Barrett, the 20-year-old brother of All Blacks fly-half Beauden Barrett, wins a second cap at full-back after going on as a replacement during the pre-series appointment with Samoa last month.
Elsewhere, Ngani Laumape lines up at centre instead of a suspended Sonny Bill Williams, while juggernaut wing Julian Savea is recalled for Rieko Ioane and Israel Dagg switches from full-back to right-wing, with Waisake Naholo dropping out.
Naholo suffered a head knock during the second Test defeat in Wellington last weekend, but it is understood his omission from the matchday 23 is not related to that.
Ioane, two-try star of the first Test win, also misses out, with Malakai Fekitoa, who was called into the All Blacks squad last weekend, providing back division cover on the bench alongside TJ Perenara and Aaron Cruden.
Both Barrett and Laumape have been in blistering Super Rugby form for the Hurricanes this year, but they are sure to come under pressure on Saturday, given their international inexperience, as the Lions target a first Test series triumph against New Zealand since 1971.
Savea, meanwhile, was not involved in the first two Tests, but he is a proven performer at the highest level, scoring 46 tries during his 53-cap career.
And All Blacks skipper Kieran Read becomes the seventh New Zealand player to win 100 caps, following Richie McCaw, Keven Mealamu, Tony Woodcock, Dan Carter, Ma’a Nonu and Mils Muliaina.
New Zealand head coach Steve Hansen said: “Firstly, on behalf of the All Blacks and all of New Zealand, I would like to congratulate Reado on reaching the milestone of 100 Test matches.
“It is a special achievement to play just one Test, so to play 100 is a remarkable effort.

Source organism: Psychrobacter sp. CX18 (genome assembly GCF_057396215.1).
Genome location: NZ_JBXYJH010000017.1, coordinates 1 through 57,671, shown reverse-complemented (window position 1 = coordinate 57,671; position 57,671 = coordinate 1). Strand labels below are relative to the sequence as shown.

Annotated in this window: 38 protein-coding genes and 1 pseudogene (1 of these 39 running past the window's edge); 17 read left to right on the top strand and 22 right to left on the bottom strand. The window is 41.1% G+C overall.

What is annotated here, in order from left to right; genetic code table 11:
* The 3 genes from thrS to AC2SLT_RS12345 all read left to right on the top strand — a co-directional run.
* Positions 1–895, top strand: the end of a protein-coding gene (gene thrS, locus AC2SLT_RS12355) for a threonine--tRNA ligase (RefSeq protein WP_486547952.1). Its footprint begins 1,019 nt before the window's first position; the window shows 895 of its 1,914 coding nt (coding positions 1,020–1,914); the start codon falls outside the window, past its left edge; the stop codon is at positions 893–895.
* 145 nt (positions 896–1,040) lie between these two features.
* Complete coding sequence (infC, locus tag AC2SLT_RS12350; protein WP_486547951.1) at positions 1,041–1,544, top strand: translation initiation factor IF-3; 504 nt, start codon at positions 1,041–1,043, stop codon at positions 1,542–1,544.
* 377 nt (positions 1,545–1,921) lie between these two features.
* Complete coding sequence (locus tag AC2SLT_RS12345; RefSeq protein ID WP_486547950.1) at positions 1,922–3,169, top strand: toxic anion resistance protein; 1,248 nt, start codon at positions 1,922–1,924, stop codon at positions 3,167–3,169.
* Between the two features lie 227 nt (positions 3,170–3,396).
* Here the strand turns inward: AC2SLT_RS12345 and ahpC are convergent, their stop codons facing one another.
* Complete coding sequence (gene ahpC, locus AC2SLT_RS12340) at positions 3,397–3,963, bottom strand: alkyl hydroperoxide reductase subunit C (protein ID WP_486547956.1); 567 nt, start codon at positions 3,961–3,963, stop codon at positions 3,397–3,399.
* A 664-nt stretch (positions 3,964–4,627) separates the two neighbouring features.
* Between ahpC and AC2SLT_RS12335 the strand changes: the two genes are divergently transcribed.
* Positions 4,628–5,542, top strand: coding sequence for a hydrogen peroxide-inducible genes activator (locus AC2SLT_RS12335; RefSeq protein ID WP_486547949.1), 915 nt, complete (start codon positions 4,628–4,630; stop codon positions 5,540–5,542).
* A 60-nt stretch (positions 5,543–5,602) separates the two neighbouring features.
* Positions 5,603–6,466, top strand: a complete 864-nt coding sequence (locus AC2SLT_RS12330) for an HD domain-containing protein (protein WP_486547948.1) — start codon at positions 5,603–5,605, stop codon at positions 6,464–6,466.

“His playing ability speaks for itself and inspires others, and he now joins a unique group of special All Blacks.
“We would also like to congratulate Jordie on making his first Test start in what will be a very memorable occasion for him. This final match in the series is going to be a cracker. It’s the series we expected it to be, as the Lions have quality players.
“It now comes down to this Saturday — the winner takes all — and that will create its own unique pressures, and it’s going to be interesting to see how both sides cope with it.
“We’ve had a good week of preparation and are very excited by the opportunity that is ahead of us, and I am sure the Lions are as well.
“We know it will be a physical and intense match, but just as importantly, it will be a game where both teams will have moments of momentum, and the ability of everyone to adapt and adjust throughout the 80 minutes will be crucial.”
All Blacks assistant coach Ian Foster says it is “clear and obvious” that New Zealand have more to give as they prepare for the decider.
The All Blacks have not lost successive home Tests to any team since 1998, which further underlines how big a feat it would be for the Lions if they can claim another win.
“We have a bit to go,” Foster said. “We are trying to get the maximum out of our group.”
“We have done some really good stuff for the last two weeks, but it is clear and obvious that there is more in us, and we have to focus on that.
“We have to make sure with all the circumstances, whether it is wet or cold or windy, we are still able to express ourselves.
“We have proven we can get some parity and some front-foot ball. We have to be smart in using that.”